Simple sequence repeats showing ‘length preference’ have regulatory functions in humans

Krishnan, J and Athar, F and Swaroopa Rani, T and Mishra, R K (2017) Simple sequence repeats showing ‘length preference’ have regulatory functions in humans. Gene, 628. pp. 156-161. ISSN 0378-1119

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Abstract

Simple sequence repeats (SSRs), simple tandem repeats (STRs) or microsatellites are short tandem repeats of 1–6 nucleotide motifs. They are twice as abundant as the protein coding DNA in the human genome and yet little is known about their functional relevance. Analysis of genomes across various taxa show that despite the instability associated with longer stretches of repeats, few SSRs with specific longer repeat lengths are enriched in the genomes indicating a positive selection. This conserved feature of length dependent enrichment hints at not only sequence but also length dependent functionality for SSRs. In the present study, we selected 23 SSRs of the human genome that show specific repeat length dependent enrichment and analysed their cis-regulatory potential using promoter modulation, boundary and barrier assays. We find that the 23 SSR sequences, which are mostly intergenic and intronic, possess distinct cis-regulatory potential. They modulate minimal promoter activity in transient luciferase assays and are capable of functioning as enhancer-blockers and barrier elements. The results of our functional assays propose cis-gene regulatory roles for these specific length enriched SSRs and opens avenues for further investigations.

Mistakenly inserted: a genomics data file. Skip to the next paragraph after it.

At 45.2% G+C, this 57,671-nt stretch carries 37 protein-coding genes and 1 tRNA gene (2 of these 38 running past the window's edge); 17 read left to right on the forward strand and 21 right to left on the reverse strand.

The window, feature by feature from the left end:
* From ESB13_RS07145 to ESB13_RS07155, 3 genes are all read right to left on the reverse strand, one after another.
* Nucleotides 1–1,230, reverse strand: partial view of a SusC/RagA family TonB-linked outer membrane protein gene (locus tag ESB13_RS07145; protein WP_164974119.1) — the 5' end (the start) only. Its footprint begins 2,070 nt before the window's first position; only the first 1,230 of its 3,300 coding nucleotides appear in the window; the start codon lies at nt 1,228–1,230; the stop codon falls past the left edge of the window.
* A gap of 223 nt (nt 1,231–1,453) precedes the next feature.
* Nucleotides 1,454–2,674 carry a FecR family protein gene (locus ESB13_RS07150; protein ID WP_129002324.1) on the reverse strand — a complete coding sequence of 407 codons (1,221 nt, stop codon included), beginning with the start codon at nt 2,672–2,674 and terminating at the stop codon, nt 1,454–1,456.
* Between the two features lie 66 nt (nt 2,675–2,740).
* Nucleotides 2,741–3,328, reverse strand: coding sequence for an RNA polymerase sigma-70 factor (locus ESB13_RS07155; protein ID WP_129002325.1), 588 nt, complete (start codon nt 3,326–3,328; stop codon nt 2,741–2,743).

Item Type: Article
Divisions: UNSPECIFIED
CRP: UNSPECIFIED
Uncontrolled Keywords: Simple sequence repeats, Microsatellites, Simple tandem repeats, Cis-regulatory activity, Gene regulation, Boundary elements, Barrier elements, SSRs, STRs, QTLs, human cell lines
Subjects: Others > Genetics and Genomics
Depositing User: Mr Ramesh K
Date Deposited: 01 Dec 2017 04:17
Last Modified: 01 Dec 2017 04:18
URI: http://oar.icrisat.org/id/eprint/10337
Official URL: https://doi.org/10.1016/j.gene.2017.07.022
Projects: UNSPECIFIED
Funders: Council of Scientific and Industrial Research (CSIR) through Network grants (BSC0118 and BSC0121).
Acknowledgement: We thank Gary Felsenfeld for his kind gift of boundary assay plasmid and S. Krishnan for the barrier assay plasmid. We acknowledge financial support of Council of Scientific and Industrial Research (CSIR) through Network grants (BSC0118 and BSC0121).
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